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The name Sigar can refer to three people in Scandinavian mythology, surrounding the legends of Sigurd the dragon slayer. One of them only appears as the friend of Helgi Hjörvarðsson in the eddic lay Helgakviða Hjörvarðssonar. The other two appear as the villainous members of the same clan in several sources.

Icelandic sources

Snorri Sturluson writes in the Skáldskaparmál that two Sigars belong to the same clan, the Siklings, and that they are the relatives of Siggeir, the villainous Geatish king in the Völsunga saga.

[...] the ninth, Sigarr, whence come the Siklings: that is the house of Siggeirr, who was son-in-law of Völsungr,--and the house of Sigarr, who hanged Hagbardr.

In Hversu Noregr byggðist, it is given in more detail that Sigar the elder had two sons, Sigmund and Siggeir who killed Völsung. Sigmund had the son Sigar the younger, who killed Hagbard.

It is told in the Völsunga saga that Sigar the younger was in a feud with Hagbard and Haki and his sons. He had kidnapped one of Haki's daughters and murdered a second:

"Good talk," says Gudrun, "let us do even so; what kings deemest thou to have been the first of all men?" Brynhild says, "The sons of Haki, and Hagbard withal; they brought to pass many a deed of fame in the warfare." Gudrun answers, "Great men certes, and of noble fame! Yet Sigar took their one sister, and burned the other, house and all; and they may be called slow to revenge the deed; why didst thou not name my brethren who are held to be the first of men as at this time?"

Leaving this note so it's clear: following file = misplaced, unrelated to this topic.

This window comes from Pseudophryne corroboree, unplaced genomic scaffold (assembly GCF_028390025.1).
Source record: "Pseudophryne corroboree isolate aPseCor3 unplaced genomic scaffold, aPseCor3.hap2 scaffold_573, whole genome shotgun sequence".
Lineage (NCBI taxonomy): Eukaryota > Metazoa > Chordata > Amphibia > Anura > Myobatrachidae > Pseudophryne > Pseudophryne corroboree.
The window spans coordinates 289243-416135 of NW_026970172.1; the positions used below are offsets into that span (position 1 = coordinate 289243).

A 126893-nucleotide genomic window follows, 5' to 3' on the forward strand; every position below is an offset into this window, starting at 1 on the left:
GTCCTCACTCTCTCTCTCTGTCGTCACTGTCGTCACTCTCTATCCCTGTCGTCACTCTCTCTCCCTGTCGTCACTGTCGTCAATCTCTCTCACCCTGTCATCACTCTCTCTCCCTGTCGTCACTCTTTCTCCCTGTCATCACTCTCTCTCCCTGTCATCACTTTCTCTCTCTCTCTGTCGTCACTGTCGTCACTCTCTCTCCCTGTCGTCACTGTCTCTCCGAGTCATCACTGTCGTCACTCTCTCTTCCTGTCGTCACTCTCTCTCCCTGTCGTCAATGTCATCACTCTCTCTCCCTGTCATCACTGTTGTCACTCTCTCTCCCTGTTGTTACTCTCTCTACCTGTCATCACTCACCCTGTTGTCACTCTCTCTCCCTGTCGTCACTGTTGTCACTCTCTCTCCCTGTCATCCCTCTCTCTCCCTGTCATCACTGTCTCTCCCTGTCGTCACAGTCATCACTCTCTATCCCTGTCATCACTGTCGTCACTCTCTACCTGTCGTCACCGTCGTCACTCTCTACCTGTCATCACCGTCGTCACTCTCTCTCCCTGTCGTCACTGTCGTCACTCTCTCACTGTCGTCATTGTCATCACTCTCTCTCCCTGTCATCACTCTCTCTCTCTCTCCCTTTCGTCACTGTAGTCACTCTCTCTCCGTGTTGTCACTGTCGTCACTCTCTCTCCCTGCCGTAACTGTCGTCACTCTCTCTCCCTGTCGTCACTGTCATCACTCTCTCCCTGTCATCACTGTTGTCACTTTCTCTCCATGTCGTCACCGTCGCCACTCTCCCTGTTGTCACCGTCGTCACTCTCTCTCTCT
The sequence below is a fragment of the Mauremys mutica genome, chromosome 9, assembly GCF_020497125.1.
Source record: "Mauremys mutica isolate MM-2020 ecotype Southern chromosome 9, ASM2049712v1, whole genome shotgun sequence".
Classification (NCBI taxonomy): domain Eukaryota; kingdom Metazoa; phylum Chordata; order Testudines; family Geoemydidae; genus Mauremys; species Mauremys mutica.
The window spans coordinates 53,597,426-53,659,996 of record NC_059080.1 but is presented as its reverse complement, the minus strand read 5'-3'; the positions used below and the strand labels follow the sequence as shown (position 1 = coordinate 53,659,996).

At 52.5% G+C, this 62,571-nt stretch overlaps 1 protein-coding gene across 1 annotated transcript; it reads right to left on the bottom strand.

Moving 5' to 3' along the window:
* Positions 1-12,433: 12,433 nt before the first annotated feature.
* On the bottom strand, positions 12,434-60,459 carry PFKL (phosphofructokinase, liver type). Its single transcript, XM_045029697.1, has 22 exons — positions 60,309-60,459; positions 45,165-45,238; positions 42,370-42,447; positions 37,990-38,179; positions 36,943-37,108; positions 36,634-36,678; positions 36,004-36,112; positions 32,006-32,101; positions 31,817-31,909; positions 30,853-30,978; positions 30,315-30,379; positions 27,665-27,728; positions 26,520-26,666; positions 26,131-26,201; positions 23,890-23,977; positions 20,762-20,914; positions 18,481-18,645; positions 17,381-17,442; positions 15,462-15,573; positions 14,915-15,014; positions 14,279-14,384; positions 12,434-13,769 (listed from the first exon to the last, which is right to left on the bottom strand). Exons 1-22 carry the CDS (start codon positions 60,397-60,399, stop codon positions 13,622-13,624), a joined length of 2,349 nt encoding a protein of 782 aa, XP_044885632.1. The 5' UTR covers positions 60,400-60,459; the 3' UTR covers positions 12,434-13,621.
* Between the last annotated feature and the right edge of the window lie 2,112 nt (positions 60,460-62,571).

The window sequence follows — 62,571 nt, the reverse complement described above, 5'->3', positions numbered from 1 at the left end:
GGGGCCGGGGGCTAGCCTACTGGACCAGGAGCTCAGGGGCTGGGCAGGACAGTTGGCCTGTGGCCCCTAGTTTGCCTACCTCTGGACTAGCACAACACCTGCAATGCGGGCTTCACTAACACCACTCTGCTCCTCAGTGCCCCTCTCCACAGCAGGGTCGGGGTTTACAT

Gesta Danorum

In Gesta Danorum (book 7), Saxo tells that Sigar had a daughter named Signy. Sigar was in a feud with Haki's brother Hagbard, but was informed by Signy's handmaid, that Hagbard had a secret love affair with Signy. Sigar decided to hang Hagbard, who, however, managed to inform Signy of this. Signy set her house on fire and succumbed in the flames while Hagbard executed himself in the gallows. Sigar tried in vain to save both Hagbard and Signy but failed. His only consolation was to bury the treacherous maid alive.

Gesta Danorum disagrees with the other sources by presenting Sigar as the son of Sywaldus, who was the son of Yngwin, a Geatish king who became the king of Denmark.